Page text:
A tendon (or sinew) is a tough band of fibrous connective tissue that usually connects muscle to bone and is capable of withstanding tension. Tendons are similar to ligaments and fasciae; all three are made of collagen. Ligaments join one bone to another bone; fasciae connect muscles to other muscles. Tendons and muscles work together to move bones.
Histologically, tendons consist of dense regular connective tissue fascicles encased in dense irregular connective tissue sheaths. Normal healthy tendons are composed mostly of parallel arrays of collagen fibers closely packed together. The dry mass of normal tendons, which makes up about 30% of their total mass, is composed of about 86% collagen, 2% elastin, 1–5% proteoglycans, and 0.2% inorganic components such as copper, manganese, and calcium. The collagen portion is made up of 97–98% type I collagen, with small amounts of other types of collagen. These include type II collagen in the cartilaginous zones, type III collagen in the reticulin fibres of the vascular walls, type IX collagen, type IV collagen in the basement membranes of the capillaries, type V collagen in the vascular walls, and type X collagen in the mineralized fibrocartilage near the interface with the bone. Collagen fibres coalesce into macroaggregates. After secretion from the cell, the terminal peptides are cleaved by procollagen N- and C-proteinases, and the tropocollagen molecules spontaneously assemble into insoluble fibrils. A collagen molecule is about 300 nm long and 1–2 nm wide, and the diameter of the fibrils that are formed can range from 50–500 nm. In tendons, the fibrils then assemble further to form fascicles, which are about 10 mm in length with a diameter of 50–300 μm, and finally into a tendon fibre with a diameter of 100–500 μm. Fascicles are bound by the endotendineum, which is a delicate loose connective tissue containing thin collagen fibrils. and elastic fibres. Groups of fascicles are bounded by the epitenon. Filling the interstitia within the fascia where the tendon is located is the paratenon a fatty areolar tissue.
The collagen in tendons are held together with proteoglycan components including decorin and, in compressed regions of tendon, aggrecan, which are capable of binding to the collagen fibrils at specific locations. The proteoglycans are interwoven with the collagen fibrils – their glycosaminoglycan (GAG) side chains have multiple interactions with the surface of the fibrils – showing that the proteoglycans are important structurally in the interconnection of the fibrils. The major GAG components of the tendon are dermatan sulfate and chondroitin sulfate, which associate with collagen and are involved in the fibril assembly process during tendon development. Dermatan sulfate is thought to be responsible for forming associations between fibrils, while chondroitin sulfate is thought to be more involved with occupying volume between the fibrils to keep them separated and help withstand deformation. The dermatan sulfate side chains of decorin aggregate in solution, and this behavior can assist with the assembly of the collagen fibrils. When decorin molecules are bound to a collagen fibril, their dermatan sulfate chains may extend and associate with other dermatan sulfate chains on decorin that is bound to separate fibrils, therefore creating interfibrillar bridges and eventually causing parallel alignment of the fibrils.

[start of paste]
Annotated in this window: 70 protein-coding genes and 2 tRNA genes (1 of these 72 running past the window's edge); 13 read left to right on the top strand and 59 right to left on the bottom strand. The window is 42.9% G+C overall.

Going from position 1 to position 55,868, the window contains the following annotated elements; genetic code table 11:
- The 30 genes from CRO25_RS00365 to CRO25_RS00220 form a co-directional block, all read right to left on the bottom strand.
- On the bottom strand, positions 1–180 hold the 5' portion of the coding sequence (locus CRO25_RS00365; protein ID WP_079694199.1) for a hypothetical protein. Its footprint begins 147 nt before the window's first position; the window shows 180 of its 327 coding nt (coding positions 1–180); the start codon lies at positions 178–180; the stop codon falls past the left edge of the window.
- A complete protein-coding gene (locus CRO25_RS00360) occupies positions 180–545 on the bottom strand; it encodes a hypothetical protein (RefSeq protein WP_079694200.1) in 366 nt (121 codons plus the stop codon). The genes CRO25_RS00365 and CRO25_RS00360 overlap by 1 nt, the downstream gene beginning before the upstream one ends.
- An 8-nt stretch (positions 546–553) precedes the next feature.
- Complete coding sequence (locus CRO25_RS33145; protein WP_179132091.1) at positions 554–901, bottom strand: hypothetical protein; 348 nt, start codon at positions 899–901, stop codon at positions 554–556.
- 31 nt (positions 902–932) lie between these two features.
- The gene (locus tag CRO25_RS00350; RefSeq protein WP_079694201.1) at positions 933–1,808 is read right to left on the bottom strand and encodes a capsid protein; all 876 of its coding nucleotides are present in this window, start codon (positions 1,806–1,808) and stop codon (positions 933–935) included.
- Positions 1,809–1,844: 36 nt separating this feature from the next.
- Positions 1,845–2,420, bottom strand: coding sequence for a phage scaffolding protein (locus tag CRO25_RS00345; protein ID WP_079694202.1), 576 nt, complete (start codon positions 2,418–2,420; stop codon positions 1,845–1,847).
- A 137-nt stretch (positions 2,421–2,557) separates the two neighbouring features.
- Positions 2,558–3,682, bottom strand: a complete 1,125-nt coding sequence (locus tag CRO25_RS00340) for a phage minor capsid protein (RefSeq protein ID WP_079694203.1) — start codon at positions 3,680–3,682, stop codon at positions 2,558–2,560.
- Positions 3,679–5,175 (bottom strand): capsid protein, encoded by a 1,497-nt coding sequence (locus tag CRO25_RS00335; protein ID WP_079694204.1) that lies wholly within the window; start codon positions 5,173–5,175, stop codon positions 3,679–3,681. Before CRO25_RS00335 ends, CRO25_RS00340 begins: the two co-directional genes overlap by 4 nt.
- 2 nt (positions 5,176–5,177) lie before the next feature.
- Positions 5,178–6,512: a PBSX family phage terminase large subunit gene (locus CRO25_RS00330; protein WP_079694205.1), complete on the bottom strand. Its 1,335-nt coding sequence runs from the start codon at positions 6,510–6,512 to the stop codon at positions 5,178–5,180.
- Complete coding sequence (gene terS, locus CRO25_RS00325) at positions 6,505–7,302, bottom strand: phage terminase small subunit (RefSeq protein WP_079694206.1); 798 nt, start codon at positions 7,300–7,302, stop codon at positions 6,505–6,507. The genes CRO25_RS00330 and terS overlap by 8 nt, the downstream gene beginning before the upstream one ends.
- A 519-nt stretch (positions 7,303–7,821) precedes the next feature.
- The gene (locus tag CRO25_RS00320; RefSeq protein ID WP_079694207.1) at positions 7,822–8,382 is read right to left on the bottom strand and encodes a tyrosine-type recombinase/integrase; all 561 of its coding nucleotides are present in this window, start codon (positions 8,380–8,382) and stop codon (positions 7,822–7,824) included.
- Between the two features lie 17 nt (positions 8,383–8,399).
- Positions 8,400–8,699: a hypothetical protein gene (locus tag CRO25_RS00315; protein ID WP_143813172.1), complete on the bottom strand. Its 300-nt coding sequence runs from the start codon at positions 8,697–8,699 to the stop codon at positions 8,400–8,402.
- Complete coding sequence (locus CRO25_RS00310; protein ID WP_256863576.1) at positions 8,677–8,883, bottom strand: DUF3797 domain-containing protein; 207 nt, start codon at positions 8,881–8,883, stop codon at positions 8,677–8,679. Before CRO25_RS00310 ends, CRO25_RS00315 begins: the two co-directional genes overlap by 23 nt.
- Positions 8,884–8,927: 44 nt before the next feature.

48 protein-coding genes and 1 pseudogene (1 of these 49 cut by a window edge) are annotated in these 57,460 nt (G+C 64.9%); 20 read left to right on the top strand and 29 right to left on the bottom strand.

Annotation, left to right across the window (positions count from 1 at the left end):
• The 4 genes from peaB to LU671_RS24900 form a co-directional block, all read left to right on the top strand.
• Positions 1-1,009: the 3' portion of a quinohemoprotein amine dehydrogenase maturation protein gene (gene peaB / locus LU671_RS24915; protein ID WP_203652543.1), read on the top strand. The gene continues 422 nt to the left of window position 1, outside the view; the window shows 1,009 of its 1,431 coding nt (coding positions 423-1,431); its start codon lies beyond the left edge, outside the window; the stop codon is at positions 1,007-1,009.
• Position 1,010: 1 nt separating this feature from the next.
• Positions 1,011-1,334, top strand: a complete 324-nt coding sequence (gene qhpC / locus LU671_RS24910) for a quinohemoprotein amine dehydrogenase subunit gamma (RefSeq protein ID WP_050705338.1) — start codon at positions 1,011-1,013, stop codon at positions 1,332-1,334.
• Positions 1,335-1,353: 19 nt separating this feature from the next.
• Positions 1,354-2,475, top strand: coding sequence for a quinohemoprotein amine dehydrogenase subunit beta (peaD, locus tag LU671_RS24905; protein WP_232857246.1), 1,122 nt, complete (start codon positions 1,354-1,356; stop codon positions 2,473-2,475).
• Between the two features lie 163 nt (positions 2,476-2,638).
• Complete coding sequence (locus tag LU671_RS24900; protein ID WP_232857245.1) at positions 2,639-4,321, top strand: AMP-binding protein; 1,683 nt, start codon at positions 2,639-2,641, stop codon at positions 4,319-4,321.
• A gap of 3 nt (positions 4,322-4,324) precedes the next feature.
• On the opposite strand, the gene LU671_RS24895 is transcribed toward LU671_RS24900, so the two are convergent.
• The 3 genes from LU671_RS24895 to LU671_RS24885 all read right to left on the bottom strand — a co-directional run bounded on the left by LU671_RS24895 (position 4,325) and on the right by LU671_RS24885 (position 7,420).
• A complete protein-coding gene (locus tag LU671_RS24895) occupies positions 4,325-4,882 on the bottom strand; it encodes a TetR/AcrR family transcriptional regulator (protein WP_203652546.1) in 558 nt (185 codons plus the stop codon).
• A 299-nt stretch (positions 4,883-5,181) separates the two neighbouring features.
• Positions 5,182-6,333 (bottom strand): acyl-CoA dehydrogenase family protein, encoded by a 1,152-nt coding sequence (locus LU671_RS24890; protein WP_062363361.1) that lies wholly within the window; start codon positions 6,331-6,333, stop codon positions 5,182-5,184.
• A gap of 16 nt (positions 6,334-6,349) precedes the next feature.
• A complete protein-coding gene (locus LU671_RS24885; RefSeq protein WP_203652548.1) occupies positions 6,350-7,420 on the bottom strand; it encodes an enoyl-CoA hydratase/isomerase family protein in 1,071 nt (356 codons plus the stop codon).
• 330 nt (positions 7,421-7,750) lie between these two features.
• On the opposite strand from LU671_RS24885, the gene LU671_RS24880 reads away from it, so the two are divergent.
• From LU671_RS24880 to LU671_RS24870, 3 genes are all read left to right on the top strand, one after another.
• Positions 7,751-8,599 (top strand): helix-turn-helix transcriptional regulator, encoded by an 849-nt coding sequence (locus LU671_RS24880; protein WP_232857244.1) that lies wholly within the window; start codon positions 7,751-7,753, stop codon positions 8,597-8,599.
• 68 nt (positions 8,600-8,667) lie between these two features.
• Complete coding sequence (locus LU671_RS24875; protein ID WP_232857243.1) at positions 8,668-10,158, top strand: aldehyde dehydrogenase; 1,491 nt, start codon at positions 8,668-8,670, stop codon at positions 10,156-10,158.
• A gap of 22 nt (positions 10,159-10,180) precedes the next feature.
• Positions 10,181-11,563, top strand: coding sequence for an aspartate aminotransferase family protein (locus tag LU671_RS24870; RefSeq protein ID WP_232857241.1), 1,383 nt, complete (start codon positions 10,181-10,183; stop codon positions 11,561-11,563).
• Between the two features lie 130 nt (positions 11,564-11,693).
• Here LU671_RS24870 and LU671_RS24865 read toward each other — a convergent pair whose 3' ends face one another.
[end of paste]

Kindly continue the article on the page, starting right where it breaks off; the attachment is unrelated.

The tenocytes produce the collagen molecules, which aggregate end-to-end and side-to-side to produce collagen fibrils. Fibril bundles are organized to form fibres with the elongated tenocytes closely packed between them. There is a three-dimensional network of cell processes associated with collagen in the tendon. The cells communicate with each other through gap junctions, and this signalling gives them the ability to detect and respond to mechanical loading.
Blood vessels may be visualized within the endotendon running parallel to collagen fibres, with occasional branching transverse anastomoses.
The internal tendon bulk is thought to contain no nerve fibres, but the epitenon and paratenon contain nerve endings, while Golgi tendon organs are present at the junction between tendon and muscle.
Tendon length varies in all major groups and from person to person. Tendon length is, in practice, the deciding factor regarding actual and potential muscle size. For example, all other relevant biological factors being equal, a man with a shorter tendons and a longer biceps muscle will have greater potential for muscle mass than a man with a longer tendon and a shorter muscle. Successful bodybuilders will generally have shorter tendons. Conversely, in sports requiring athletes to excel in actions such as running or jumping, it is beneficial to have longer than average Achilles tendon and a shorter calf muscle.
Tendon length is determined by genetic predisposition, and has not been shown to either increase or decrease in response to environment, unlike muscles, which can be shortened by trauma, use imbalances and a lack of recovery and stretching.
Tendons have been traditionally considered to simply be a mechanism by which muscles connect to bone, functioning simply to transmit forces. This connection allows tendons to passively modulate forces during locomotion, providing additional stability with no active work. However, over the past two decades, much research focused on the elastic properties of some tendons and their ability to function as springs. Not all tendons are required to perform the same functional role, with some predominantly positioning limbs, such as the fingers when writing (positional tendons) and others acting as springs to make locomotion more efficient (energy storing tendons). Energy storing tendons can store and recover energy at high efficiency. For example, during a human stride, the Achilles tendon stretches as the ankle joint dorsiflexes. During the last portion of the stride, as the foot plantar-flexes (pointing the toes down), the stored elastic energy is released. Furthermore, because the tendon stretches, the muscle is able to function with less or even no change in length, allowing the muscle to generate greater force.